Discovery of his roots leads him to track history of Chinese in Mexico

Posted in Articles, Biography, Caribbean/Latin America, History, Media Archive, Mexico, Religion, United States on 2013-01-07 04:00Z by Steven

Discovery of his roots leads him to track history of Chinese in Mexico

UCLA Today
Faculty and Staff News

Letisia Marquez

Growing up in a predominantly white Los Angeles County suburb, Robert Chao Romero, an assistant professor of Chicana and Chicano studies, learned to hide his Chinese background.
The son of a Chinese mother and Mexican father, Romero recalled starting the first grade in Hacienda Heights and a classmate telling him an anti-Chinese joke.
“It was just a dumb kid’s joke, but it sort of sent the message to me that being Chinese is bad,” he added…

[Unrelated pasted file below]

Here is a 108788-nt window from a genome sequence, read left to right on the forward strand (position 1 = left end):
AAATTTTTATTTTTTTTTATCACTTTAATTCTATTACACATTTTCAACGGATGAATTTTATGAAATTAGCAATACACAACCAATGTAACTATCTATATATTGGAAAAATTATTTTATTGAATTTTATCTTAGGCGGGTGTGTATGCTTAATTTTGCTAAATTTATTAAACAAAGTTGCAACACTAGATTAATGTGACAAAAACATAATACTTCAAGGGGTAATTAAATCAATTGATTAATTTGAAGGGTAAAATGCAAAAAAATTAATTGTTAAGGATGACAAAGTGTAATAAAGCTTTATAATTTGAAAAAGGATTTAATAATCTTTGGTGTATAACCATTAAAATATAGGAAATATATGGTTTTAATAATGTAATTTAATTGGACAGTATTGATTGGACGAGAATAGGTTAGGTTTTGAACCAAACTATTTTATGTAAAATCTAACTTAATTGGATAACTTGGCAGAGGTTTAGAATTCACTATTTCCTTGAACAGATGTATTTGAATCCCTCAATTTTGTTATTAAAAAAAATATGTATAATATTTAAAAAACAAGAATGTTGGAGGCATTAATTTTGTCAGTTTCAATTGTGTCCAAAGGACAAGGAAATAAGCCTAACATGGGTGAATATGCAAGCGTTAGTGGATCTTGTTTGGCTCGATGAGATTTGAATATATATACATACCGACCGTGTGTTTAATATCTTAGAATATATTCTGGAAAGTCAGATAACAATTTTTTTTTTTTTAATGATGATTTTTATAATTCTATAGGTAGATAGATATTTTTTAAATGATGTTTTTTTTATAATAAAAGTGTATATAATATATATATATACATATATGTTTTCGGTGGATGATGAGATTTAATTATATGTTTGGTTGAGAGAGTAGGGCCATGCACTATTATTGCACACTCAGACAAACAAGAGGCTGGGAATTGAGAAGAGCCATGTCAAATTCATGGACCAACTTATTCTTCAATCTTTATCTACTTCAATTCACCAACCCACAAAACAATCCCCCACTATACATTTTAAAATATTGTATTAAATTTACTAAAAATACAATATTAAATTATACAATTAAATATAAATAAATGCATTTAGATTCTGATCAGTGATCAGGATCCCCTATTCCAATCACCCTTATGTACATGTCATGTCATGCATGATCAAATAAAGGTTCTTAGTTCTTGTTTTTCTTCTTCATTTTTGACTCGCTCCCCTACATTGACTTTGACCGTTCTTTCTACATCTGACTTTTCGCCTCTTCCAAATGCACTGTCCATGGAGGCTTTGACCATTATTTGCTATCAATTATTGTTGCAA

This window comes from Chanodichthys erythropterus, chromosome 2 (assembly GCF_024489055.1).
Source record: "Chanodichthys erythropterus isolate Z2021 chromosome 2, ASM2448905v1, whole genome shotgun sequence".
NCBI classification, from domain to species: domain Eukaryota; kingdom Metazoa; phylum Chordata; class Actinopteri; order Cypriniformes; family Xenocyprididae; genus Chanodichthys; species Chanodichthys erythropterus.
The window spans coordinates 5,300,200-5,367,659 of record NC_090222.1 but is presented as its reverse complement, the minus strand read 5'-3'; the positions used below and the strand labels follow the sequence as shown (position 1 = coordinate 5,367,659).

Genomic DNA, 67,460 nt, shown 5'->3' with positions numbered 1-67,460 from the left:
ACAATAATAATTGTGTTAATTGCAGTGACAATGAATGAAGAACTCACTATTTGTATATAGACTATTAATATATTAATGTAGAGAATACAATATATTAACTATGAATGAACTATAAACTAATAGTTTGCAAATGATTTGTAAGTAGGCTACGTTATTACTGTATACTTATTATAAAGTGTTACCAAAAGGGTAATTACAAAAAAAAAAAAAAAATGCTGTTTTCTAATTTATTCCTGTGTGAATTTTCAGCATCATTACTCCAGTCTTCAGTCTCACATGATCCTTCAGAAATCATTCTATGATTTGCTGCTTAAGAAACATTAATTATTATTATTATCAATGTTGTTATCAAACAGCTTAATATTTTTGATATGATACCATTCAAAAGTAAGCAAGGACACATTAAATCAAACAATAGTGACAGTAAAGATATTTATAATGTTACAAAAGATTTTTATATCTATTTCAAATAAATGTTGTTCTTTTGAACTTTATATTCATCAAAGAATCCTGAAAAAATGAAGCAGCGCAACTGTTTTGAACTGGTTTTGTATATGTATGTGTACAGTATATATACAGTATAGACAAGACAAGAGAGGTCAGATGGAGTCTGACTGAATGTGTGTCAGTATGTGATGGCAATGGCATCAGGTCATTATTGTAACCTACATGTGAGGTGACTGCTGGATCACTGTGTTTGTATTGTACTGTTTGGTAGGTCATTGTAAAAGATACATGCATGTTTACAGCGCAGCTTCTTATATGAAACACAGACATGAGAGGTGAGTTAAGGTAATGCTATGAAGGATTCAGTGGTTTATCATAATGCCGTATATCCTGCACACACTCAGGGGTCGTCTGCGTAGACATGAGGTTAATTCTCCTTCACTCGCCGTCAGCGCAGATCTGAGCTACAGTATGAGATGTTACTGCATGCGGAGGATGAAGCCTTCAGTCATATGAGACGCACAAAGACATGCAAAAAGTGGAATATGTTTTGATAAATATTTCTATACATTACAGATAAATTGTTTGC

…One tidbit that had always intrigued Romero was that his parents knew a Chinese family who had lived in Mexico for many years. He decided to look into the history of Chinese Mexicans and discovered that although Spanish professors had written about the population, he could not find a book about Chinese Mexicans in English.
“The more I explored the topic, the more I realized this is a rich history that’s a forgotten history for the most part,” Romero said. “And I think a large part of the reason it’s forgotten is because it’s a dark chapter, unfortunately.”
Years later, Romero completed “The Chinese in Mexico, 1882-1940,” (University of Arizona, 2010) book which details the tragic history of Chinese immigrants in Mexico…

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